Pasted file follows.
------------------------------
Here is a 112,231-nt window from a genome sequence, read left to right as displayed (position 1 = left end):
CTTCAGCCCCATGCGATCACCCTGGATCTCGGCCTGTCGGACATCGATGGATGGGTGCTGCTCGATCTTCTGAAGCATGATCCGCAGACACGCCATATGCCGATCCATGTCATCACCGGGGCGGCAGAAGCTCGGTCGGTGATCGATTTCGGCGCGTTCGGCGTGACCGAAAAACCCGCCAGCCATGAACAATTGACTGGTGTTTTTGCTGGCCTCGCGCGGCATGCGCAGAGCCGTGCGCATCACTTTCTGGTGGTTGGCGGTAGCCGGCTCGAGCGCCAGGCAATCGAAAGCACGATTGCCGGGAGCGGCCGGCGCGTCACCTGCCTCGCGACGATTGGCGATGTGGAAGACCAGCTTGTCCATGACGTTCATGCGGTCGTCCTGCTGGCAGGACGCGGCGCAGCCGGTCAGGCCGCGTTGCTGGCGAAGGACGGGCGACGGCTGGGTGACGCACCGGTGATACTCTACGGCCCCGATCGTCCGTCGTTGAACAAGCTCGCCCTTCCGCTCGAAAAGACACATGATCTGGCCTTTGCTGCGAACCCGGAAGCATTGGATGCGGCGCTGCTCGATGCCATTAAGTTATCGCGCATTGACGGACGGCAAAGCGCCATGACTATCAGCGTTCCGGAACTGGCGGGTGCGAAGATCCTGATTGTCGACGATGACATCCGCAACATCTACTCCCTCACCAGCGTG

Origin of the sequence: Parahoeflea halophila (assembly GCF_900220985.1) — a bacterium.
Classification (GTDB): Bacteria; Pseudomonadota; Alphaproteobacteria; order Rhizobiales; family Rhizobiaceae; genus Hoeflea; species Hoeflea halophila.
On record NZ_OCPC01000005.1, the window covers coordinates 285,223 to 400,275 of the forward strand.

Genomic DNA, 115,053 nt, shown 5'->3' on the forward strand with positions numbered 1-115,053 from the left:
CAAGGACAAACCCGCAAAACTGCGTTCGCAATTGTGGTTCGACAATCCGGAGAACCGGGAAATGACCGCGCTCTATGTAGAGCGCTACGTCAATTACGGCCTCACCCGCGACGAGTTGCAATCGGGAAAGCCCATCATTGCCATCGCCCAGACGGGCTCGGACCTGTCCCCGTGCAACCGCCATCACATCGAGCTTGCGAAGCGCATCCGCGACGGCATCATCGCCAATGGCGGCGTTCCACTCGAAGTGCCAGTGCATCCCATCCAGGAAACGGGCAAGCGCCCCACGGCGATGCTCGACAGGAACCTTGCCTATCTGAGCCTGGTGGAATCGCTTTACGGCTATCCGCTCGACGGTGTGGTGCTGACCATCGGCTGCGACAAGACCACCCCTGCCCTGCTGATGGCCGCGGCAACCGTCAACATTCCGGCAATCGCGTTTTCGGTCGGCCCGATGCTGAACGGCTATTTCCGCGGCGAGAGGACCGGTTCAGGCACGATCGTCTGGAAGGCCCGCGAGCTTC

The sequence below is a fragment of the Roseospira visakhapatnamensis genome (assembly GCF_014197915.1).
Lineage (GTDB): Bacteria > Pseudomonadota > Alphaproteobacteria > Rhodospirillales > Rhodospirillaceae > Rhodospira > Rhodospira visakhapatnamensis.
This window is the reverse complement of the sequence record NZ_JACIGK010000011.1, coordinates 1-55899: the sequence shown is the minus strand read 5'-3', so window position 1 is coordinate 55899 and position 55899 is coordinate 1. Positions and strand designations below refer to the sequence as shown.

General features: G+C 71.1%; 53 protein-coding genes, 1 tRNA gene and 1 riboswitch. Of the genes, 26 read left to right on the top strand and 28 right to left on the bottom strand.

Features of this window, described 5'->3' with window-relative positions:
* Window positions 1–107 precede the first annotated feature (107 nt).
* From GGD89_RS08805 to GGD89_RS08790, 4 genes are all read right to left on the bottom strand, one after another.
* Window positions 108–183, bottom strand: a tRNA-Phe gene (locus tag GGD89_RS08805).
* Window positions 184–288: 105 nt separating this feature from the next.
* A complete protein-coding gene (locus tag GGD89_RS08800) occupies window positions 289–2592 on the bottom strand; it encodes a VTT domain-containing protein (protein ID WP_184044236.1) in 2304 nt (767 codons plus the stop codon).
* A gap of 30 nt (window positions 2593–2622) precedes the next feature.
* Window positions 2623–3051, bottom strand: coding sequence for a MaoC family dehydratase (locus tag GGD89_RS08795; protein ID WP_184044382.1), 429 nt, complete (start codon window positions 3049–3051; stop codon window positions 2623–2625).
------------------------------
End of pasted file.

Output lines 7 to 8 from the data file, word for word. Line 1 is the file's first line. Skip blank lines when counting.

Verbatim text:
CAAGGACAAACCCGCAAAACTGCGTTCGCAATTGTGGTTCGACAATCCGGAGAACCGGGAAATGACCGCGCTCTATGTAGAGCGCTACGTCAATTACGGCCTCACCCGCGACGAGTTGCAATCGGGAAAGCCCATCATTGCCATCGCCCAGACGGGCTCGGACCTGTCCCCGTGCAACCGCCATCACATCGAGCTTGCGAAGCGCATCCGCGACGGCATCATCGCCAATGGCGGCGTTCCACTCGAAGTGCCAGTGCATCCCATCCAGGAAACGGGCAAGCGCCCCACGGCGATGCTCGACAGGAACCTTGCCTATCTGAGCCTGGTGGAATCGCTTTACGGCTATCCGCTCGACGGTGTGGTGCTGACCATCGGCTGCGACAAGACCACCCCTGCCCTGCTGATGGCCGCGGCAACCGTCAACATTCCGGCAATCGCGTTTTCGGTCGGCCCGATGCTGAACGGCTATTTCCGCGGCGAGAGGACCGGTTCAGGCACGATCGTCTGGAAGGCCCGCGAGCTTC

The sequence below is a fragment of the Roseospira visakhapatnamensis genome (assembly GCF_014197915.1).